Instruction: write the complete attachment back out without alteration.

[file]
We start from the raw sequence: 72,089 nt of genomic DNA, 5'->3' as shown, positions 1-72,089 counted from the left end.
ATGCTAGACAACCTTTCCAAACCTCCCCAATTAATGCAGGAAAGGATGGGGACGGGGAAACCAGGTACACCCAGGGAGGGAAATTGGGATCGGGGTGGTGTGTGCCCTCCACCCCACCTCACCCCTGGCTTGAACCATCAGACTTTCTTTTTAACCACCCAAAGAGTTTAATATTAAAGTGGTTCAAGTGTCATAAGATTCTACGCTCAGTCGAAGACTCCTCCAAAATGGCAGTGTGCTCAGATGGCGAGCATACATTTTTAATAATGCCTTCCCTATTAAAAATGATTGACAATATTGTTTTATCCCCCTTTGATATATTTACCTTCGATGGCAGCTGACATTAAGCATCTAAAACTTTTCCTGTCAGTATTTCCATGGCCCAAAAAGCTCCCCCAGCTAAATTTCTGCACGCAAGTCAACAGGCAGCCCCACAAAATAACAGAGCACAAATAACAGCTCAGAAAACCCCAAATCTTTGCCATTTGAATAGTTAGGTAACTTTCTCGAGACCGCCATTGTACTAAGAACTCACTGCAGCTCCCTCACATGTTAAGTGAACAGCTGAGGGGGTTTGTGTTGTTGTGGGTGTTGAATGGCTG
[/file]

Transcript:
We start from the raw sequence: 72,089 nt of genomic DNA, 5'->3' as shown, positions 1-72,089 counted from the left end.
ATGCTAGACAACCTTTCCAAACCTCCCCAATTAATGCAGGAAAGGATGGGGACGGGGAAACCAGGTACACCCAGGGAGGGAAATTGGGATCGGGGTGGTGTGTGCCCTCCACCCCACCTCACCCCTGGCTTGAACCATCAGACTTTCTTTTTAACCACCCAAAGAGTTTAATATTAAAGTGGTTCAAGTGTCATAAGATTCTACGCTCAGTCGAAGACTCCTCCAAAATGGCAGTGTGCTCAGATGGCGAGCATACATTTTTAATAATGCCTTCCCTATTAAAAATGATTGACAATATTGTTTTATCCCCCTTTGATATATTTACCTTCGATGGCAGCTGACATTAAGCATCTAAAACTTTTCCTGTCAGTATTTCCATGGCCCAAAAAGCTCCCCCAGCTAAATTTCTGCACGCAAGTCAACAGGCAGCCCCACAAAATAACAGAGCACAAATAACAGCTCAGAAAACCCCAAATCTTTGCCATTTGAATAGTTAGGTAACTTTCTCGAGACCGCCATTGTACTAAGAACTCACTGCAGCTCCCTCACATGTTAAGTGAACAGCTGAGGGGGTTTGTGTTGTTGTGGGTGTTGAATGGCTG